While doing research on restaurants to visit in Barcelona, Cinc Sentits was the one restaurant (other than Tickets, of course) that really piqued my interest. I was interested in the restaurant not because it currently owns a Michelin star – I’ve been to my share of restaurants awarded with one, two, and even three Michelin stars. I was interested in the restaurant because it was a Michelin-starred restaurant in the culinary hotbed of Barcelona owned, operated, and helmed in the kitchen by Canadians. How often do you get a chance to visit a Canadian-run Michelin-starred restaurant? Granted, the Artal siblings that run Cinc Sentits had a Catalonian mother and have never operated a restaurant in Canada…But they were born to a Canadian father in Canada and grew up in the Great White North.
I made sure to communicate with the restaurant beforehand that there were two young children in our dining party. Young children are not usually welcomed at serious fine dining establishments such as this, and I half-expected them to reject my reservation (which has happened to me in both London and Paris). Fortunately, they were not so anti-children as to not allow us to dine there. They merely suggested that we visit the restaurant for lunch, when the atmosphere in the restaurant is more relaxed and more suitable to child diners. They assured us that they offered the same tasting menu for lunch as they did for dinner. It was our plan all along to visit for lunch, so it worked out perfectly for both sides.
We were greeted by a welcome rag/napkin explaining the cuisine and menu after we entered the restaurant and took our seats.
Soon after our server came and removed the introductory cloth, we were presented with our pre-amuse dish of a trio of tapas.
The first of the trio were the marinated Spanish olives. The olives tasted exactly like…marinated olives. If you’ve had marinated olives before, you know what these olives tasted like. The second of the traditional tapas items were the fried fish skin. The fish skins were crispy, airy, and had a nice hint of aromatic fishiness. Like many of the traditional Catalonian dishes that I’ve had during this trip, the strips of fish skin were also heavily salted. My wife and I both love intense flavours so the saltiness did not phase us one bit, but the saltiness did catch my daughter off-guard. The third of the trio were the spicy and crispy fava beans. No surprises here again; the fava beans were spicy and crispy. They would’ve gone really well with the glasses of beer we wished we had ordered. I think that each of the trio of the traditional tapas items would’ve paired really well with beer.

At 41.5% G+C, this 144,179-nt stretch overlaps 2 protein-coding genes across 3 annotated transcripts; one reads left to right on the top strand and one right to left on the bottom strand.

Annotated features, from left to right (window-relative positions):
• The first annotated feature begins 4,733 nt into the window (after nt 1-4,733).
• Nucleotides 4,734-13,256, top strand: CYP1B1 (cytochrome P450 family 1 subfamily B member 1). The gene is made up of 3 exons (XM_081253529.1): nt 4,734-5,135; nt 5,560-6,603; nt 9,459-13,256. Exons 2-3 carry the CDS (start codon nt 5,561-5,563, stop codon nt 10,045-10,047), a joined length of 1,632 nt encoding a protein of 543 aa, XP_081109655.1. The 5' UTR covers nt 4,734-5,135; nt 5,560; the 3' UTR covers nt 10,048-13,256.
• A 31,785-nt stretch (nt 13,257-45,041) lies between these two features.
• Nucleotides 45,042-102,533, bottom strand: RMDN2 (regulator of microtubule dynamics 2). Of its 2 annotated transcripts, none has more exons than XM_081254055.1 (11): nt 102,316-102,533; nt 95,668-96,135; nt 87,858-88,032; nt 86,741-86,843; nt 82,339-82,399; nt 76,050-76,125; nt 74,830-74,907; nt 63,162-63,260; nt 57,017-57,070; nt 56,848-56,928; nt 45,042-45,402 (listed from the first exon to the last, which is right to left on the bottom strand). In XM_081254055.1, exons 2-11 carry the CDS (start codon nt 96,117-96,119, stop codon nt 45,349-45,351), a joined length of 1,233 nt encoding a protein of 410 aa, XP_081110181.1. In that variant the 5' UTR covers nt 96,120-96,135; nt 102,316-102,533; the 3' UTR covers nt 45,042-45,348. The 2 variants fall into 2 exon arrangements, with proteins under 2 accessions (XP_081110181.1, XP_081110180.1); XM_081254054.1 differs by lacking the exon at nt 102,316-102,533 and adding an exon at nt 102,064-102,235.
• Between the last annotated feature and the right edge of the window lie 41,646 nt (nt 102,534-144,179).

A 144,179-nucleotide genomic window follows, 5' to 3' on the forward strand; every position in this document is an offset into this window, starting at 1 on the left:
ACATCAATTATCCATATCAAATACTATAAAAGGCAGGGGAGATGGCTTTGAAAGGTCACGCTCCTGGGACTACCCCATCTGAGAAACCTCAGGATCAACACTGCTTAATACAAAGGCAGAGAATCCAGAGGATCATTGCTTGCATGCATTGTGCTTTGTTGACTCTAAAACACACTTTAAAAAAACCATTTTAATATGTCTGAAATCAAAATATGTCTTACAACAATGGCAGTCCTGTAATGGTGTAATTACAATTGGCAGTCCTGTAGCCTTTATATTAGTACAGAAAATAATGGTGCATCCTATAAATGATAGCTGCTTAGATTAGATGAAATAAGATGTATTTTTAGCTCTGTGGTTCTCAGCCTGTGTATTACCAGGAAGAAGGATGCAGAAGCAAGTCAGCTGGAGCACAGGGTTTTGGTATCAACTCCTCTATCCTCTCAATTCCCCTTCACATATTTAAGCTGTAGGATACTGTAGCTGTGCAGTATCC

After the trio of tapas came the chef’s salute to his Canadian heritage: the maple syrup-based shot.
There was maple syrup, cream, salt, and cava sabayon in the shot glass. The flavours of the shot tasted exactly like its four individual ingredients. The sum of the shot glass’s four components did not taste better than its individual components. I didn’t think the shot was anything special other than paying homage to the chef’s Canadian roots.
After the subpar amuse came the bread service with two types of olive oil.
The two types of bread we chose from the basket were pretty tasty, but so was almost every other piece of bread I had during the trip. The two types of olive oil was supposed to be a contrast between the intense and the mild. While I certainly could detect a difference in flavours between the two types of olive oil, the contrast in the flavours were really subtle. They both tasted like olive oil that I have on a regular basis in restaurants in North America. I’ve heard that olive oil is supposed to be amazingly good in Spain, but I have to say that there is not really that much of a difference between amazingly good olive oil and regularly good olive oil.
After the bread service, the rest of the meal became a stiff, uncomfortable blur that we couldn’t wait to get out of. During the wait for our next course, my wife and I started to feel like we were in an 80’s movie on VHS. The drab and lifeless interior gave the visual effect of a video tape that has been watched once too often. I hate to say this, but the food we were served also felt less-than-inspiring. It felt like the dishes I had could be had at any “fine-dining” restaurant anywhere else in the world. The dishes felt, for lack of better word, generic. I was really looking forward to being wowed by modern takes on traditional Catalonian cuisine, but I was greeted with modern takes on dishes and ingredients that were Catalonian in principle, but so broken down that they resembled dishes cooked by contestants on any season of Top Chef. Don’t get me wrong, the quality and execution was definitely on-point, but the end result was so forgettable that I’ve forgotten the details of a lot of the dishes I had. Case in point is the next course that we received.
My wife and I racked our brains trying to figure out exactly what we were served after looking at the above picture. We had no idea at all. She seemed to remember the air on top to be mustard or wasabi-based. I had a faint recollection of onions or garlic. There were just so many garlic/onion/mustard/wasabi foams/airs in our culinary memories that was similar to this version that we can’t remember which is which and where we had it. After doing a bit of research online, I can only say with 50% certainty that the dish was probably deconstructed pa amb tomaquet (tomatoes and olive oil rubbed bread). What I am certain of is that the dish was not memorable in terms of both its flavours and textures.
Although my wife was still scratching her head trying to remember our next dish, I had a clearer memory of what we were served: An array of flavours and textures with tomatoes, liquified cheese, roe, and other tiny bits.